The second week of the highly anticipated trial to determine whether Australian computer scientist Craig Wright invented Bitcoin commenced on Monday in a U.K. high court. During his cross-examination, Wright continued to shift blame onto various individuals and entities for inconsistencies in his arguments.
Wright, who is being sued by the Crypto Open Patent Alliance (COPA), a nonprofit supported by prominent crypto players such as Coinbase, Microstrategy, and Twitter founder Jack Dorsey, made fresh allegations against several members of the crypto community. In response, he was accused of presenting different versions of the same story in court.
The trial, which has garnered significant attention, saw Wright being cross-examined by COPA’s counsel for the fifth consecutive day. The proceedings took a heated turn after a lunch break when Jonathan Hough, counsel for Bird & Bird LLP representing COPA, asked Wright to refrain from making “irrelevant allegations” and to simply answer the questions. Wright had just accused COPA members of turning Bitcoin into a “money-go-up-token scam.”
Presiding Judge James Mellor intervened, stating that arguments about the current state of the Bitcoin system would not assist him in making a judgment on the case. The focus of the trial is whether Wright is Satoshi Nakamoto, the pseudonymous author of Bitcoin’s white paper.
COPA has been attempting to undermine the credibility of the evidence presented by Wright, specifically the “primary reliance documents” that he submitted to the court to prove his invention of Bitcoin. In response to inconsistencies pointed out by Hough, Wright attributed similarities between his dissertation and a paper authored by Hilary Pearson, a former Bird & Bird alum, to an attribution error made by third-party editors. Wright also sought to blame his ex-wife Lynn Wright’s testimony in a previous case, where she claimed he never mentioned Bitcoin, on her battle with breast cancer.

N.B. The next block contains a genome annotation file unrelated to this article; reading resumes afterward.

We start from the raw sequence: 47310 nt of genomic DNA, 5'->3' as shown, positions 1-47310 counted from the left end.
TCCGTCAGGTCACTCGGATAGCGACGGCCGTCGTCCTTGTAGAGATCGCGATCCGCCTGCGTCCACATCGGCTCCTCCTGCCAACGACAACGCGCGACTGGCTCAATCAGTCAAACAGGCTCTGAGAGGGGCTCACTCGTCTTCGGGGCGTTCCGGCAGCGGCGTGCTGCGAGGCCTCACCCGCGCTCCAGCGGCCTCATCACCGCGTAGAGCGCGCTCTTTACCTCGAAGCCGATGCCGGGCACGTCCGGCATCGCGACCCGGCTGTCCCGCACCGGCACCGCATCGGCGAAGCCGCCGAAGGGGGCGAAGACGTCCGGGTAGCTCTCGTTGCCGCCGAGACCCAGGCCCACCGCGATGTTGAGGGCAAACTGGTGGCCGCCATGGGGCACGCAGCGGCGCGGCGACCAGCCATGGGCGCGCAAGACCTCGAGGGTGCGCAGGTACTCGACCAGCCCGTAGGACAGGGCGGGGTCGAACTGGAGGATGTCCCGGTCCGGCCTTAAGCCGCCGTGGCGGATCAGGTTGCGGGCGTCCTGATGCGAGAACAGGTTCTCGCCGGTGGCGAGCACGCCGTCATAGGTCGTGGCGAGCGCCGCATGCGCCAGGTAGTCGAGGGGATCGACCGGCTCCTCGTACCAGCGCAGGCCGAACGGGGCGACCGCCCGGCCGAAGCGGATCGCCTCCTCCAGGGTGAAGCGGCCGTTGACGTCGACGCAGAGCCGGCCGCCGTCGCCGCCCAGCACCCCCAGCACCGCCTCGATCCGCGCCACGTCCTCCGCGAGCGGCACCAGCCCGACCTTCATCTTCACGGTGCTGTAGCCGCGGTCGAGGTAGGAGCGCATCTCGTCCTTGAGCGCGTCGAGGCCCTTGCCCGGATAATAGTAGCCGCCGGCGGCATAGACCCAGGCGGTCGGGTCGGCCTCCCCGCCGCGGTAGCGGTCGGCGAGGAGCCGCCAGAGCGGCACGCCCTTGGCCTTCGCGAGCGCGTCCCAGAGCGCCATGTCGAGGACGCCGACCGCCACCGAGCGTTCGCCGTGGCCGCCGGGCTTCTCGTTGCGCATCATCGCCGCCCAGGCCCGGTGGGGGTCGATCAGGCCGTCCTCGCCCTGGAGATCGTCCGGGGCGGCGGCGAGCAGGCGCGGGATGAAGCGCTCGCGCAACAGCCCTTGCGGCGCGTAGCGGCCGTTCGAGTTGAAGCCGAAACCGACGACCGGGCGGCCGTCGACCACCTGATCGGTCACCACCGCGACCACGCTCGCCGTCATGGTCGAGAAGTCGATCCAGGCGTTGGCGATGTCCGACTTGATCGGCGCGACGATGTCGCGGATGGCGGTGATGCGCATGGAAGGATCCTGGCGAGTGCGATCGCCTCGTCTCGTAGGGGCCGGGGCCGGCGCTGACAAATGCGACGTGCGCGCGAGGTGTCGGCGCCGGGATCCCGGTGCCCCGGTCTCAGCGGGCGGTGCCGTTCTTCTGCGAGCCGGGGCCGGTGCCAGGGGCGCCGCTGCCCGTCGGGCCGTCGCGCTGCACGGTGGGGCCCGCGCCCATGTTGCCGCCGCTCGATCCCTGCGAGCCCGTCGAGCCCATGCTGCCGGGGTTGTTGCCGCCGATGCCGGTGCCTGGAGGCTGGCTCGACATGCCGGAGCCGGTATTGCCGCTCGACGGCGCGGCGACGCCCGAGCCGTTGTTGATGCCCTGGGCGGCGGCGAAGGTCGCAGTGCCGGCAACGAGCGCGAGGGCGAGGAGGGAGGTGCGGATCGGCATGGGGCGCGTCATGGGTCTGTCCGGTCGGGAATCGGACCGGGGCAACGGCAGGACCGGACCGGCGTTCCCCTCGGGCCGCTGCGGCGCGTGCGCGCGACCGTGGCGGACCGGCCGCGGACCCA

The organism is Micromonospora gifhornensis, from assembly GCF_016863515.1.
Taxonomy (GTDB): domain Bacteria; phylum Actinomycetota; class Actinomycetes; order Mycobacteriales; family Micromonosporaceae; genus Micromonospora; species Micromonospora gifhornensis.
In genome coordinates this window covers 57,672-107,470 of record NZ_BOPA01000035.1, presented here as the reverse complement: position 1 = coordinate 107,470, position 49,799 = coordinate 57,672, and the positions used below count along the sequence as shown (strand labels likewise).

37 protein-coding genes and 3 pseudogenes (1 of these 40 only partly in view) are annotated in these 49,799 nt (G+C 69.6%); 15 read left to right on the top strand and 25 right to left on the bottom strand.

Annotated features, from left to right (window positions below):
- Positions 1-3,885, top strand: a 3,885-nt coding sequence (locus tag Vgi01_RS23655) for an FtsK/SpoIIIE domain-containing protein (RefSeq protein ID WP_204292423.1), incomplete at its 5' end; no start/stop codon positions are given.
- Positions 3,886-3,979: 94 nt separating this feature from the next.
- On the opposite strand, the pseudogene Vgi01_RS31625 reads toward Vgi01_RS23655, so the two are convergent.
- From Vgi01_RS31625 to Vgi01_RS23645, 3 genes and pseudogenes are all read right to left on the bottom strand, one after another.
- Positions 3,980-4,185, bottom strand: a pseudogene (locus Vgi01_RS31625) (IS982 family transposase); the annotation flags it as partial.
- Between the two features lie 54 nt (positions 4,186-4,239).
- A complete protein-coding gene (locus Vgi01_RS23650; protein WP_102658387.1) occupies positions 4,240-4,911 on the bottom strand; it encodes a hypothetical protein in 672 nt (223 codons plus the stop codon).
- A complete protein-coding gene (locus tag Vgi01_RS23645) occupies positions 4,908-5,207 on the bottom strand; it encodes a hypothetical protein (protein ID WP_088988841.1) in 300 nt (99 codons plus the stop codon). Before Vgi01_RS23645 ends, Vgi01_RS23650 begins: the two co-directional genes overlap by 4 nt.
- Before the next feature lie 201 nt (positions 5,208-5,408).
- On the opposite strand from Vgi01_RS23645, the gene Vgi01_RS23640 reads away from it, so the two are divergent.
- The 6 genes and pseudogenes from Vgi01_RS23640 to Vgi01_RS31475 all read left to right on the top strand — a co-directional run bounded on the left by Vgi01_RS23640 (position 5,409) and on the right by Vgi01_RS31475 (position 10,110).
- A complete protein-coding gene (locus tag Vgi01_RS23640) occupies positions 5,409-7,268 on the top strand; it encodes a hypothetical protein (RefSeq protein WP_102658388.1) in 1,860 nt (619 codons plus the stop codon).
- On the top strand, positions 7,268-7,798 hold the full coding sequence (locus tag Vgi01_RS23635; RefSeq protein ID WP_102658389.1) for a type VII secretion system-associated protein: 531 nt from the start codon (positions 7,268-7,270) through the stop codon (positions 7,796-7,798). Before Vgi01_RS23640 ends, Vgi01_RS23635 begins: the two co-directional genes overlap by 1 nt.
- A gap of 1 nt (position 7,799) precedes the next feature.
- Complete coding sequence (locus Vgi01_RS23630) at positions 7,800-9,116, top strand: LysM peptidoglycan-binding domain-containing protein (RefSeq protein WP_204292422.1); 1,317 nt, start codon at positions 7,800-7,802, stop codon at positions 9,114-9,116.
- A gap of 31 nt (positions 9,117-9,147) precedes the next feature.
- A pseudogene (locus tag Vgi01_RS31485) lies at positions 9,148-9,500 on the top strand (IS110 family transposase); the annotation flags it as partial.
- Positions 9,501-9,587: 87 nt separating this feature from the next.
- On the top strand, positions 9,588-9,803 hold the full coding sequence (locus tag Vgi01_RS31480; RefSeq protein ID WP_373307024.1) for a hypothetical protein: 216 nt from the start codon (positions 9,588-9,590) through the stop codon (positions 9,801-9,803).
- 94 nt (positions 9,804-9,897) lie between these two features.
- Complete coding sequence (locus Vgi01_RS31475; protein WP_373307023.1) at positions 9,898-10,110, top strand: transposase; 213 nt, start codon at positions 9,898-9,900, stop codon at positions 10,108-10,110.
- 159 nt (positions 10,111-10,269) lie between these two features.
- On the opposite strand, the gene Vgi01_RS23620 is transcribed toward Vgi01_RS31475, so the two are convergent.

In a surprising turn of events, Wright contradicted his previous testimony in another case, where he claimed to have typed an email to Dave Kleimann’s father stating that he and Kleimann were two of the “three key people behind bitcoin.” On Monday, Wright stated that he had someone under his employment type and send the email to make Kleimann’s father “feel proud of him.” He further clarified that he had typed the sentence but not the email itself. Hough pointed out the changing versions of Wright’s story, to which Wright denied any inconsistencies.
Wright also claimed that he did not think much of Bitcoin at the time of its creation in 2009, despite referring to it as his invention. He stated that he believed it might secure him a partnership or a professorship with tenure, and that was the extent of his expectations.
Wright’s cross-examination is set to continue until at least Wednesday, and the court may also consider new evidence that Wright claims his wife has recently discovered.